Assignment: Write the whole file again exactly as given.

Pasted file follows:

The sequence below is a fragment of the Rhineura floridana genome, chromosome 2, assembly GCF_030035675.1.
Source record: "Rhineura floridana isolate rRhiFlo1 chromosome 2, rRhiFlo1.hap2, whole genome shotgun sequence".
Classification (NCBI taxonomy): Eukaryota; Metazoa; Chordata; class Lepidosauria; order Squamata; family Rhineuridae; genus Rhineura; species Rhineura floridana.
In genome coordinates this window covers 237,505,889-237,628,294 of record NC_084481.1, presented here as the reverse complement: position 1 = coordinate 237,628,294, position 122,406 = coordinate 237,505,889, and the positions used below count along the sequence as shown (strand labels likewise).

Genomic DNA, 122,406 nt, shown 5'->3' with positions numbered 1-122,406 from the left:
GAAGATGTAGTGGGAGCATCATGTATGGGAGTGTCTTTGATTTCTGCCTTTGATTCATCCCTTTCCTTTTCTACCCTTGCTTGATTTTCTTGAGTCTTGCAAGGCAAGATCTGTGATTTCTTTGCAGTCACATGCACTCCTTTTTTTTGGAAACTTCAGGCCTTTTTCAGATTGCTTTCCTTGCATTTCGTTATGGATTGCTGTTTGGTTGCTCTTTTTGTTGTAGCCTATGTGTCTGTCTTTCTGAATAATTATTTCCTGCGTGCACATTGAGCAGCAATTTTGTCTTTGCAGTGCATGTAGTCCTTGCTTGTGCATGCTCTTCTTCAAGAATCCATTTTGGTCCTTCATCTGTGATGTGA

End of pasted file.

The sequence below is a fragment of the Rhineura floridana genome, chromosome 2, assembly GCF_030035675.1.
Source record: "Rhineura floridana isolate rRhiFlo1 chromosome 2, rRhiFlo1.hap2, whole genome shotgun sequence".
Classification (NCBI taxonomy): Eukaryota; Metazoa; Chordata; class Lepidosauria; order Squamata; family Rhineuridae; genus Rhineura; species Rhineura floridana.
In genome coordinates this window covers 237,505,889-237,628,294 of record NC_084481.1, presented here as the reverse complement: position 1 = coordinate 237,628,294, position 122,406 = coordinate 237,505,889, and the positions used below count along the sequence as shown (strand labels likewise).

Genomic DNA, 122,406 nt, shown 5'->3' with positions numbered 1-122,406 from the left:
GAAGATGTAGTGGGAGCATCATGTATGGGAGTGTCTTTGATTTCTGCCTTTGATTCATCCCTTTCCTTTTCTACCCTTGCTTGATTTTCTTGAGTCTTGCAAGGCAAGATCTGTGATTTCTTTGCAGTCACATGCACTCCTTTTTTTTGGAAACTTCAGGCCTTTTTCAGATTGCTTTCCTTGCATTTCGTTATGGATTGCTGTTTGGTTGCTCTTTTTGTTGTAGCCTATGTGTCTGTCTTTCTGAATAATTATTTCCTGCGTGCACATTGAGCAGCAATTTTGTCTTTGCAGTGCATGTAGTCCTTGCTTGTGCATGCTCTTCTTCAAGAATCCATTTTGGTCCTTCATCTGTGATGTGA